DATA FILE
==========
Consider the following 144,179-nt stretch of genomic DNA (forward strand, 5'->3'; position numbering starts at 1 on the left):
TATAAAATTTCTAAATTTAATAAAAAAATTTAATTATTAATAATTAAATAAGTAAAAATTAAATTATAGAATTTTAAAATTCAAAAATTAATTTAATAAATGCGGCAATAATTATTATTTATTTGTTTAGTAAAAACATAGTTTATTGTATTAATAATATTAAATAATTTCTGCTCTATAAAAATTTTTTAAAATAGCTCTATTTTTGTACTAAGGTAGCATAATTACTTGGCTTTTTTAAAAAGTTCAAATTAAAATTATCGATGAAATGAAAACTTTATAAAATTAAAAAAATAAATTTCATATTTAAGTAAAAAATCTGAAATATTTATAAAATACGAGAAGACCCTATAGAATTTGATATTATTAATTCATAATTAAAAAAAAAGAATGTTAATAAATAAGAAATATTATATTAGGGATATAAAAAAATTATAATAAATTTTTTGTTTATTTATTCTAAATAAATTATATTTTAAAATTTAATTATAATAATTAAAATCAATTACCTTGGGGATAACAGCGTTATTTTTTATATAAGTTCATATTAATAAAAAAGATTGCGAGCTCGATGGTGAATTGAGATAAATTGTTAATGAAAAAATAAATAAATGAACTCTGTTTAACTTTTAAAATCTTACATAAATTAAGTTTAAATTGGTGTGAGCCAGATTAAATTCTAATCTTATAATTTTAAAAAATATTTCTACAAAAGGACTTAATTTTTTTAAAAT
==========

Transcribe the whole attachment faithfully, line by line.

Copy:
Consider the following 144,179-nt stretch of genomic DNA (forward strand, 5'->3'; position numbering starts at 1 on the left):
TATAAAATTTCTAAATTTAATAAAAAAATTTAATTATTAATAATTAAATAAGTAAAAATTAAATTATAGAATTTTAAAATTCAAAAATTAATTTAATAAATGCGGCAATAATTATTATTTATTTGTTTAGTAAAAACATAGTTTATTGTATTAATAATATTAAATAATTTCTGCTCTATAAAAATTTTTTAAAATAGCTCTATTTTTGTACTAAGGTAGCATAATTACTTGGCTTTTTTAAAAAGTTCAAATTAAAATTATCGATGAAATGAAAACTTTATAAAATTAAAAAAATAAATTTCATATTTAAGTAAAAAATCTGAAATATTTATAAAATACGAGAAGACCCTATAGAATTTGATATTATTAATTCATAATTAAAAAAAAAGAATGTTAATAAATAAGAAATATTATATTAGGGATATAAAAAAATTATAATAAATTTTTTGTTTATTTATTCTAAATAAATTATATTTTAAAATTTAATTATAATAATTAAAATCAATTACCTTGGGGATAACAGCGTTATTTTTTATATAAGTTCATATTAATAAAAAAGATTGCGAGCTCGATGGTGAATTGAGATAAATTGTTAATGAAAAAATAAATAAATGAACTCTGTTTAACTTTTAAAATCTTACATAAATTAAGTTTAAATTGGTGTGAGCCAGATTAAATTCTAATCTTATAATTTTAAAAAATATTTCTACAAAAGGACTTAATTTTTTTAAAAT